Automation causing workforce cuts, unlawful discrimination, protests at McDonalds, and more in this edition of the Bi-Weekly Roundup.
Wells Fargo has been under multiple investigations since 2016 for opening millions of fake customer accounts, and since then has been making wide scale transformations to improve transparency with customers and employees. But over the next three years, Wells Fargo will be cutting 26,500 jobs from its workforce. Though such a large reduction, the company states that it will also reflect displacements and the normal team-member attrition. In addition to cutting jobs, Wells Fargo will reduce its branch count by 800 by the year 2020. Where will all these jobs go to? The answer is automation. The banking company cited customers’ “adoption of digital self-service capabilities” for the planned cuts.
Is the adoption of automation really to blame for these cuts? Read more about the bank’s decision to reduce its workforce here.
On Tuesday, September 18th, hundreds of McDonald’s employees across ten cities staged a one day strike, empowered by the #MeToo movement. Others demonstrated outside the company’s headquarters in Chicago. They called for more respect in the workplace, better training for managers, and more accountability. Many carried signs with the famous #MeToo accompanied by the McDonald’s logos, while others took to Facebook Live to state their frustrations by saying, “It’s time to say, ‘I’m not on the menu’”. Ten employees have filed charges against the company, while 17 other complaints were filed nearly two years ago.
Catch up on the protest here.
The ACLU, Communication Workers of America, and a law firm filed charges with the Equal Employment Opportunity Commision on behalf of three women and WWA members who allege job ads posted on Facebook targeted only men. This isn't the first time Facebook ads have come under fire. Last December, The New York Times published an article about ads placed on Facebook that targeted specific age groups.The latest charges allege that Facebook is placing ads that discriminate based on age and sex categories that employers choose, and that Facebook is earning revenue from its choice to place these ads that exclude older workers and women.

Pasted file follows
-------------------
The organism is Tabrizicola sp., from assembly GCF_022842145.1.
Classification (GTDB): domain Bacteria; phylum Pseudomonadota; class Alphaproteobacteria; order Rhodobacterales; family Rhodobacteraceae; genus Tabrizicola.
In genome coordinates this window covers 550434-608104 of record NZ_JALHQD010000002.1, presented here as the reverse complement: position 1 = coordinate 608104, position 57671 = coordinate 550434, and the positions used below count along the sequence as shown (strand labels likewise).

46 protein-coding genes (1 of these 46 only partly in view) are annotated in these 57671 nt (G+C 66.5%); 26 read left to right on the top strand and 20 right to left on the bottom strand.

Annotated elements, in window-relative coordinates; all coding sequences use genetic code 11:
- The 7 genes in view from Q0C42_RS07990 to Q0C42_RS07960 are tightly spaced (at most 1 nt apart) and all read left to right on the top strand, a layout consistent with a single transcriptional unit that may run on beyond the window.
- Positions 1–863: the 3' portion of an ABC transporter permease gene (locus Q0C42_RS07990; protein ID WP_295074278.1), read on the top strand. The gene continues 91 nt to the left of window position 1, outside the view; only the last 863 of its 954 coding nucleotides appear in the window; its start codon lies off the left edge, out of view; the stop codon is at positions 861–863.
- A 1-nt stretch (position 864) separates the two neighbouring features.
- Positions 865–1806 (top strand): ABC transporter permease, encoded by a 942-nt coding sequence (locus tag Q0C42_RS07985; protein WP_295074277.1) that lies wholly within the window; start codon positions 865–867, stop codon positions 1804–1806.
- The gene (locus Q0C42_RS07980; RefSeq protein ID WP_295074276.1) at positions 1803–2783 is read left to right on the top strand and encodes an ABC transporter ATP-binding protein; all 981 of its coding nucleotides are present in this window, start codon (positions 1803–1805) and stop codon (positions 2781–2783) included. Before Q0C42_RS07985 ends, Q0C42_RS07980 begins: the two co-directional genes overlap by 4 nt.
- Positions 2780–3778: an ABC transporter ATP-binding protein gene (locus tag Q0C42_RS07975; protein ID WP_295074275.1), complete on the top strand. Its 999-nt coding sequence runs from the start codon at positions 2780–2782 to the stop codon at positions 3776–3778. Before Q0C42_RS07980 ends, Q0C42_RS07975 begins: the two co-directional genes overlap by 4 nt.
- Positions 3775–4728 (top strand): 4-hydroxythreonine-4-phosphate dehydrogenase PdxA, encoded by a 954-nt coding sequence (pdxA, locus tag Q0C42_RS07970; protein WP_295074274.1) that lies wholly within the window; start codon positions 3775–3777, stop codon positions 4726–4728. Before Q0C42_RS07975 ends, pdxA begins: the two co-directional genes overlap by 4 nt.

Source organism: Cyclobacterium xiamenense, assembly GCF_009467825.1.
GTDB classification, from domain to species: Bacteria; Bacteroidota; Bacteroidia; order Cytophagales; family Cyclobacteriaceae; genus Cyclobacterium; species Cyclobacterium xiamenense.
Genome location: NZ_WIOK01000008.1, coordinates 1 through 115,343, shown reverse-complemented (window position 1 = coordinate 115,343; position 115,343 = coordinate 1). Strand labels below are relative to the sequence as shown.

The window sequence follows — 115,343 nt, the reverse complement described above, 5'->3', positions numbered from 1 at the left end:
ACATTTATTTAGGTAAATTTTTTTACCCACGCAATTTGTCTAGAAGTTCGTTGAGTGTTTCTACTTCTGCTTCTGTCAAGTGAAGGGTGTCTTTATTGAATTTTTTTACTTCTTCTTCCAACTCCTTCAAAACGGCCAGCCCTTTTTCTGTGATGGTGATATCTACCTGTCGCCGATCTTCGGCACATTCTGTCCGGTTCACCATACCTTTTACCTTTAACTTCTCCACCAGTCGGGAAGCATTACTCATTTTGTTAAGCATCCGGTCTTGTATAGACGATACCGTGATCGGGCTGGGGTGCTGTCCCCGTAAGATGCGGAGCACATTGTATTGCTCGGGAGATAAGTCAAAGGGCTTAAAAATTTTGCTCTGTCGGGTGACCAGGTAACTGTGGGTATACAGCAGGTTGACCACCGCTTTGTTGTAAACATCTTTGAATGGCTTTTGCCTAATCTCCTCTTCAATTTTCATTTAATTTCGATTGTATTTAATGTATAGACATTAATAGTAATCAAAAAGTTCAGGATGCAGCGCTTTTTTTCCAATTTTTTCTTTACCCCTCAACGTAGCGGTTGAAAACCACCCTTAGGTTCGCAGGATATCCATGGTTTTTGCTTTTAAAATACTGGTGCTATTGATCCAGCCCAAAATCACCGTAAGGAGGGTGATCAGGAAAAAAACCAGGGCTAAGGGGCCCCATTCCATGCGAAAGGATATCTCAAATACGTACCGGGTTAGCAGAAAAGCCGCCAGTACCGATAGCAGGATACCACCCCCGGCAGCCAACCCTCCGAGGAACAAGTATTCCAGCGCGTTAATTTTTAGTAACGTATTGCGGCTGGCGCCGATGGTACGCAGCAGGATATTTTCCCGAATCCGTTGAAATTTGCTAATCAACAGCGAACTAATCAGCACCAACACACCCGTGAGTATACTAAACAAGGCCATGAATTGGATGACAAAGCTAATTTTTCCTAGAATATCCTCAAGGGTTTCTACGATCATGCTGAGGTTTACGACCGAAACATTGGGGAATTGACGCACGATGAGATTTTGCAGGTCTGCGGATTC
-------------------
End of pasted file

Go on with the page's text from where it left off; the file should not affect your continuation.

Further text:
Do you think Facebook is in the wrong? Read more about Facebook enabling discrimination here.
Culture isn’t a “soft topic” anymore. Today’s leaders can see the value in having an unique culture that appeals to many, because it has grown to be a key differentiator for how and why organizations outperform others. Culture can impact the ability to attract and retain top talent. According to Gartner Inc., aligning a company’s workforce with culture can improve performance against revenue goals by 9 percent, but failure to do so can cause employee performance to decline by as much as 12 percent.
Does you organization have a workforce-culture alignment? You can read more about Gartner’s findings here.
While questions geared towards candidates can be relatively the same, candidates applying for a HR manager position need more specific questions to make sure they heavily align with the company culture and fit in with the rest of team. Glassdoor recently shared a list of 10 interview questions to ask when hiring a HR manager, and the list hits the nail on the head. One question that stood out is “As a HR manager, how will you drive results?” This is something that's often overlooked, but as HR’s importance grows, more and more leaders are expecting HR to drive business results. This question can help you understand the value your candidate could bring to your company.
Check out the other 9 interview questions for HR managers here.
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